P l a n e t
P a r t y 

What better way to solicit the protection of the Mother of God than by holding a horse race in Her honour? The inhabitants of the Italian city of Sienna worship in this way each year during a festival known as the Palio, which climaxes in an eponymous horse race around the main square of the city. The contest is a mad gallop that is distinguished by its violence, and its brevity. It lasts, on average, for only 90 seconds – it is quicker than sex – but in this short period it manages to release all the pent up emotions of the people of Sienna. The race, and its surrounding festivities act as a kind of pressure valve for the city, which is divided into seventeen districts, called Contrade, in whose colours each palio is contested, and who maintain a bitter rivalry with one another. The Contrade are no mere municipal divisions, but rather the territories of different tribes, each with its own totems, such as Dragons and She-Wolves, after which they are named and by which they are distinguished. The Palio gives these tribes the annual opportunity to celebrate their own identities, and their differences with each another, and also serves as a continuing record of their allegiances and enmities, that reaches back to the foundation of Sienna.

Unlike most horse races, the Palio is organised not to decide the respective merits of various runners and their jockeys, but rather is a device to allow the Contrade to perpetuate long established feuds. In gambling terms, it is a lottery, for a Contrada cannot choose the horse that will wear its colours, but instead must accept that allotted to it by the luck of the draw. Nor is the Palio about the joys of participation, for only the winner is honoured and all the other runners are treated with scorn and derision. In both atmosphere and purpose it is closer to the chariot races of Imperial Rome than the Derby. It is an example of an ancient solution to the pressures of co-existence – let fortune ride on a horse, let people attach their antagonism for one another to it, and as far as is possible, leave the result in the hands of fate.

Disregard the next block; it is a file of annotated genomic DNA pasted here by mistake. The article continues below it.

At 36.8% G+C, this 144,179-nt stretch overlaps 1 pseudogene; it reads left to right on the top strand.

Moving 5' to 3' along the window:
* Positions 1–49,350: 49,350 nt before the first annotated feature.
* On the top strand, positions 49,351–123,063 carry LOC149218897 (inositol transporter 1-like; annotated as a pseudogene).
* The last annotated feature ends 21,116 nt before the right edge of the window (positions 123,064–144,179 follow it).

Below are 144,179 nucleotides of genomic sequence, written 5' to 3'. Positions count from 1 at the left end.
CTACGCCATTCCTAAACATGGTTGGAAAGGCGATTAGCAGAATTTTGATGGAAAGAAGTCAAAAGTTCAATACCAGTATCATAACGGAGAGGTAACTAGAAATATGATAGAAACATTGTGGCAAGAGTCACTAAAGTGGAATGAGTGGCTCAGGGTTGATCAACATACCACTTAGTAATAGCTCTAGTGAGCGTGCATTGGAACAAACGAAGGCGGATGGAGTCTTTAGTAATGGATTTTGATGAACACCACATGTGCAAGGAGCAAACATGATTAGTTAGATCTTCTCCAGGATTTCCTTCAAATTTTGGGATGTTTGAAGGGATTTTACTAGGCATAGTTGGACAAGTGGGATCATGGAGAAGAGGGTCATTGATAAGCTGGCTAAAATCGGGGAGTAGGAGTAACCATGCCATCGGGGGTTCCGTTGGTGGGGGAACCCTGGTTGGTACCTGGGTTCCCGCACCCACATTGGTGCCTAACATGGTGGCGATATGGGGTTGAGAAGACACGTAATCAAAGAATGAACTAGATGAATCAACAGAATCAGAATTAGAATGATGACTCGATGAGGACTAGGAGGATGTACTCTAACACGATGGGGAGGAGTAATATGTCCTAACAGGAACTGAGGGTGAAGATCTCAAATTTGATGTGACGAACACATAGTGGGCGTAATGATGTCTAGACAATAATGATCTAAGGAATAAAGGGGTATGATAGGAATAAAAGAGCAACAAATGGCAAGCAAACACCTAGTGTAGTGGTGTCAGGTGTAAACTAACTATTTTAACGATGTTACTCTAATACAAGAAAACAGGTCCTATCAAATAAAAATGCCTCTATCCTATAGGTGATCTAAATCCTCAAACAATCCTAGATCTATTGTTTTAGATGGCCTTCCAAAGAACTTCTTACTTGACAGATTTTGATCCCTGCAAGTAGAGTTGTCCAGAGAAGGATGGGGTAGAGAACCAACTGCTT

The Siennese see the arbitrary nature of the Palio as a challenge. Rather than accepting the luck of the draw, the Contrade will stop at nothing to hinder their rivals, or advance their own fortunes, including poisoning horses and bribing jockeys. Furthermore, the jockeys bribe one-another, even auctioning their favours on the starters' line. There is nothing remotely sporting about the contest, indeed, sportsmanship, if attempted, would be ridiculed. Andrea de Cortes, one of the most successful riders of recent times, explained the philosophy of the festival as follows: “The Palio has two components: the first is fate… which you're powerless against, and the second comes from trickery and skill, which counterbalance fate.”

“The start of the Palio is the ultimate in foreplay – it is far, far longer than the race itself, and is invariably preceded by a number of false starts. Just when it seems that the denouement is at hand there is a final procrastination, which increases the tension of the audience to the point that it can only be released by an explosion of emotion. They are on the edge of delirium, in a state known in Sienna as sciarbordito, which has no precise translation. It is a condition in which passion swamps reason. The horses, meanwhile, have been breathing pure adrenaline since their entry with the Comparsas into the Campo. They too are close to becoming sciarbordito. Their eyes roll, their frames quiver, and froth streaks their flanks. The jockeys, despite the short and dangerous course in front of them, are perhaps the only living creatures in the Campo that can make a show of sang froid. They are not allowed to use their Nerbos on each other until they pass a wrought iron flag fifty yards down the course, so keep poker faces, whilst they argue with and jostle one another, whispering last minute offers, some of which are bluffs."